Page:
Sunday, October 16, 2011

Long-Range GFS Tricks the Northeast with Halloween Snowfall Treat

October 30 1AM Snow Depth
Today's 18z GFS model is giving the Northeast a mean trick or treat with a 2 foot snowfall the day before Halloween. But don't fret, young trick or treaters, because this is the long-range GFS- weather speak for unreliable. While October 30th is a period where snowfall could occur in the Northeast, I have very low confidence that this will happen.

18z Models Bring Florida to Tropical Watch Status

Pre-Reading Notes: 'Tropical Watch' is a term made by The Weather Centre. This Tropical Watch was NOT produced by the NOAA, and will not be produced by NOAA unless noted.

Today's 18z models have brought Florida some dark news as both statistical and dynamical models are indicating a landfall on Florida. Here's their images, with descriptions of why they are called 'statistical' and 'dynamical'.

Statistical Models
'Statistical Models' are models that do not take into account current atmospherical conditions. In this case, the models aren't really on the favored side, but can be used in comparison against dynamical models. These statistical models show the storm forecast to impact Florida with a landfall hit.
Dynamical Models
'Dynamical Models' are models that do take into account current atmospheric conditions, unlike statistical models, and are thus more favored when looking at models. These dynamical models aren't far off from the statistical models above, but they do appear to have more of a consensus of making landfall in Central Florida.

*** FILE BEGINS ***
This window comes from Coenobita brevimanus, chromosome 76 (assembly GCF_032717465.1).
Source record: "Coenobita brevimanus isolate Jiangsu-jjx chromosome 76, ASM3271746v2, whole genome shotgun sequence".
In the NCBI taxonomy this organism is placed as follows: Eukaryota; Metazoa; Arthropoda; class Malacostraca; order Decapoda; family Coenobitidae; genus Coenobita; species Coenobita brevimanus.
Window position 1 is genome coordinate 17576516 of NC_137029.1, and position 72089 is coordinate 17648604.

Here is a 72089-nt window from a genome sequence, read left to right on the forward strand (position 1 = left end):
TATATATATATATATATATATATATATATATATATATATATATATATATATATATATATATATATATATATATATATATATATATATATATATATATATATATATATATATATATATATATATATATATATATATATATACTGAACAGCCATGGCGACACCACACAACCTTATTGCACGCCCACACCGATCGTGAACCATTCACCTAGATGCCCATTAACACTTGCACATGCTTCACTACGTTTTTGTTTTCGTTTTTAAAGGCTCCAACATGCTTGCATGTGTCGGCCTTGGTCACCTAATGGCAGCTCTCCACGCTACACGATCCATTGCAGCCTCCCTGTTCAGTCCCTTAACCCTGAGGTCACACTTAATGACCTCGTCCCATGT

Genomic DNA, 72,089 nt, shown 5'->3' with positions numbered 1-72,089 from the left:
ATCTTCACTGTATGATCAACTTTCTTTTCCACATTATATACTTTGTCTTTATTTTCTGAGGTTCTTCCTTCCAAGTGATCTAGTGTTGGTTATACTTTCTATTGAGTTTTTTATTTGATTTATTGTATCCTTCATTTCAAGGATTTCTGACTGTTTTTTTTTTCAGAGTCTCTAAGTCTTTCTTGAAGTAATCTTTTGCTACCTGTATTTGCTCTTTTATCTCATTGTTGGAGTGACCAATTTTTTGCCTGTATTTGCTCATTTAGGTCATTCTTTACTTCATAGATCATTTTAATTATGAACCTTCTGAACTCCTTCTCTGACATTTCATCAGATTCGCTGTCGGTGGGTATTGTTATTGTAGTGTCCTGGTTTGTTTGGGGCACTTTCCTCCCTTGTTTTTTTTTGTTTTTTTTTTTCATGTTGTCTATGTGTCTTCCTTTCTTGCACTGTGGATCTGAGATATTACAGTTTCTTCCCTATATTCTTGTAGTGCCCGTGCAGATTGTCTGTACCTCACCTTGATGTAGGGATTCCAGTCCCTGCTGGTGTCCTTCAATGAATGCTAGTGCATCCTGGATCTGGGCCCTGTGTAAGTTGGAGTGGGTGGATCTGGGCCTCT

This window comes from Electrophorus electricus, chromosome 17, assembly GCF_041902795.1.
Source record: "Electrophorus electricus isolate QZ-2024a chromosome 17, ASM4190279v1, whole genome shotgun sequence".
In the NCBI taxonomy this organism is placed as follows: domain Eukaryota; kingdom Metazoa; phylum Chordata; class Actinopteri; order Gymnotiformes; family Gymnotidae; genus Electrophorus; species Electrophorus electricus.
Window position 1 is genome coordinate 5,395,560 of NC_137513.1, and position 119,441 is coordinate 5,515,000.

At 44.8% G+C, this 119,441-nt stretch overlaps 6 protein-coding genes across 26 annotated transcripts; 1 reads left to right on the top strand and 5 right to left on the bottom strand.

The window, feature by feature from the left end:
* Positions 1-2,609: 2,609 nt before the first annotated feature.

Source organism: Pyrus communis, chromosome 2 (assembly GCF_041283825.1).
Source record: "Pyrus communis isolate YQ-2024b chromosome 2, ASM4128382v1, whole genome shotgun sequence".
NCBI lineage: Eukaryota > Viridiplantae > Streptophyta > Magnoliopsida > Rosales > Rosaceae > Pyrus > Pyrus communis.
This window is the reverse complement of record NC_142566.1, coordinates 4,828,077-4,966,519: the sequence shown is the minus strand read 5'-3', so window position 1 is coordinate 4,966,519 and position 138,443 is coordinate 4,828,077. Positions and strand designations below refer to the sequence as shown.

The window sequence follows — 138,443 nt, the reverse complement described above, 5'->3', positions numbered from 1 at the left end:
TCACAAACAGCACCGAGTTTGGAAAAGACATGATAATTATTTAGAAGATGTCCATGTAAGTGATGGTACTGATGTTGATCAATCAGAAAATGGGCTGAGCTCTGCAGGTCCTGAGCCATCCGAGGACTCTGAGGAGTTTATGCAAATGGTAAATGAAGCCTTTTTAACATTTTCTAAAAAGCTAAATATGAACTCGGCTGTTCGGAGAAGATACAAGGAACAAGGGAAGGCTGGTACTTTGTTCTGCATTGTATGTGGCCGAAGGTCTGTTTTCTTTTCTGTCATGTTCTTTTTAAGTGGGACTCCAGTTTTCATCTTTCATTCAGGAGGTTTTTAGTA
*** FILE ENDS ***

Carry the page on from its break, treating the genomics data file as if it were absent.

That said, here is The Weather Centre's Forecast Graphic

Florida At Risk for Vigorous Tropical System

Florida is at Risk for a tropical system of some sort in the coming days. Below is the track and intensity plot of Invest 95L, currently on land near the Yucatan Peninsula region.
Intensity Plot

Track Plot
Several models are indeed indicating that this invest will move northeast, through the Gulf of Mexico, and make landfall on Florida's coast. The invest will then barrel through Florida and out to sea. However, I do believe that these models are underestimating the intensity. Below is current Sea Surface Temperatures in the Gulf.
One thing you may not realize is how warm these temperatures actually are. When calculating, the values are in Celsius. However, when you put in 28.5 degrees celsius (the most widespread temperature across the Gulf), you get 83 degrees Fahrenheit. This is a very warm Gulf Temperature and is actually not too far off from summer temperatures. Since no system has crossed the Gulf yet as a defined Tropical Storm or stronger, these warmer waters have not been disturbed, leaving them to wait for a new system, which may be this one. So yes- I do believe this system will develop into something of a hurricane under these conditions. I am not completely sure because of some possible over-shearing, but that remains to be seen.
This system currently has a 50% chance of development over the next 48 hours. Satellite imagery would indicate the majority of the system is over water, so let's take a closer look at some more defined imagery.
This image also shows the main convection over water and likely gathering strength at this time. That we are not sure of but seems to be a rule of thumb. Anyways, this system's models (the models tracking it) are not confident in a consensus, with some going westward ho, and others moving towards the Gulf, and still others staying somewhat stationary.

We will keep you updated on all developments with this system as they come in.